Nia Long has been wowing TV and film fans for nearly thirty years, but that hasn’t protected the acclaimed actor from experiencing the same challenges Black women in the workplace face every single day.
“I have watched a lot of men get rich off of the films that I’ve done and I was being paid peanuts,” Long recently confessed to the Associated Press.
While Long has lived a life many of us can only dream about, she’s also fought hard to be paid what she’s worth. Unfortunately, according to the Love Jones star, ensuring she gets what she’s owed has come at a steep price.
“When I requested or wanted more, I was considered difficult, outspoken, entitled, and all of the things that should not be used to describe a woman who has earned her space, her place and delivers,” Long said, “And that just doesn’t apply to me, that’s for everyone.”
Hollywood has been undergoing a reckoning about inclusivity and the treatment of women, particularly since the #MeToo and #TimesUp movements picked up steam last year. While women have been suffering in silence for years about things like harassment and lower pay, Long said the conversations women normally have in private are finally spilling out into the public.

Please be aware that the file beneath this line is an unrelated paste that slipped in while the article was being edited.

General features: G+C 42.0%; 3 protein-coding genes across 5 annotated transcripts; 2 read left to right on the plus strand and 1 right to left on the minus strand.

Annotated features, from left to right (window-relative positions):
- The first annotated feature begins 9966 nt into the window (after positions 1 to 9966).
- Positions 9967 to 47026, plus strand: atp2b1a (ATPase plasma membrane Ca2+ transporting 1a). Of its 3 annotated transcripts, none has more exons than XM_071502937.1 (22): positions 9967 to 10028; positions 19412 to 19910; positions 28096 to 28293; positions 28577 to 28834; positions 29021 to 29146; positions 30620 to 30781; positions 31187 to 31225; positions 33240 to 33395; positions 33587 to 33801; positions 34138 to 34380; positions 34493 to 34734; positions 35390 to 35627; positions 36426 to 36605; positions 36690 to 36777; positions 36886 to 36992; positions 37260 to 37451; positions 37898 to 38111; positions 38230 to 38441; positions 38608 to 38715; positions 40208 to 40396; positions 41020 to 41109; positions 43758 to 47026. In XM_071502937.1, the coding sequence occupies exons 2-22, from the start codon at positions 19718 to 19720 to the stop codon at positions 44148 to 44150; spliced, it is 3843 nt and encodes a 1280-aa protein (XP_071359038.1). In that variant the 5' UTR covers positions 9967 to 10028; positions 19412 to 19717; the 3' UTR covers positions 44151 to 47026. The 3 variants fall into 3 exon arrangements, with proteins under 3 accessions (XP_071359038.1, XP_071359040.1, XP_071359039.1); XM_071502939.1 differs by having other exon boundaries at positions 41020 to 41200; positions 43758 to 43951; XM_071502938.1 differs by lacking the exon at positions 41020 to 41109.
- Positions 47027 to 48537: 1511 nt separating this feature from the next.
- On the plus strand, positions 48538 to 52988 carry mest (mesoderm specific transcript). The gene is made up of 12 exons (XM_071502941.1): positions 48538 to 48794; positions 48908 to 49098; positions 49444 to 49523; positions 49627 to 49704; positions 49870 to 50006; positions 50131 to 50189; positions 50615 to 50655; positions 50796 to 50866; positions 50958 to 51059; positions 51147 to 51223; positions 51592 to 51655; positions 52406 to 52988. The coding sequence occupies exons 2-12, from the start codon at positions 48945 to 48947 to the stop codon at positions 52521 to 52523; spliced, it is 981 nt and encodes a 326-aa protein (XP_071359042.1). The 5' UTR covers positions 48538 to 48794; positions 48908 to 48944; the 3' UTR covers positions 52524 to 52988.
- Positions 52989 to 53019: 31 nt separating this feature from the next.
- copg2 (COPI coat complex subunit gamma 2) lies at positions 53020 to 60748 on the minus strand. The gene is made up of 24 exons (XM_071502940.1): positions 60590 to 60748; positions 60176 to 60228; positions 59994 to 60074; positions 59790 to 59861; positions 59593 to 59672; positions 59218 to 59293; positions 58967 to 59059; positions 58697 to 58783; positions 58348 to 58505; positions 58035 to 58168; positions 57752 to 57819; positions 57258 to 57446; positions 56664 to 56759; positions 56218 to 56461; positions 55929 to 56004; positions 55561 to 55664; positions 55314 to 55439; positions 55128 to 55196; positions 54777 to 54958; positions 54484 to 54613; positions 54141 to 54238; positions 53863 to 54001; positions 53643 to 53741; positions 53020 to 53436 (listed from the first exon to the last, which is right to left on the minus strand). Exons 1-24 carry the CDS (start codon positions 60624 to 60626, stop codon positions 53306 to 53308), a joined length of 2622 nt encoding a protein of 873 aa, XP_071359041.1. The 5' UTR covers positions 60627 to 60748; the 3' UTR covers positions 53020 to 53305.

“I think we are talking about it,” she said. “Women are more inclined to have those in-the-kitchen conversations with one another where we can just talk freely about all the things that we’ve been shamed [for].”
Long isn’t the only woman dishing about the pay gap in Hollywood, particularly because Black female actors are chronically underpaid in comparison to their white counterparts. Back in January, Black-ish star, Tracee Ellis Ross spoke openly about her contract renegotiations for the hit show.
“I wanted to be compensated in a way that matches my contribution to a show that I love for many reasons, including the opportunity it allows me to reshape what it is to be a fully realized Black woman on TV,” Ross wrote in a statement. “I’m truly thankful that important conversations are taking place about fighting for women’s worth and equality, tightening the pay gap in every industry.”
Oscar winner Octavia Spencer also discussed the fact that even with an Academy Award under her belt, she often makes less money than her white counterparts.
“Women of color…we make far less than white women,” Spencer said at this year’s Sundance Film Festival. “So, if we’re gonna have that conversation about pay equity, we gotta bring the women of color to the table.”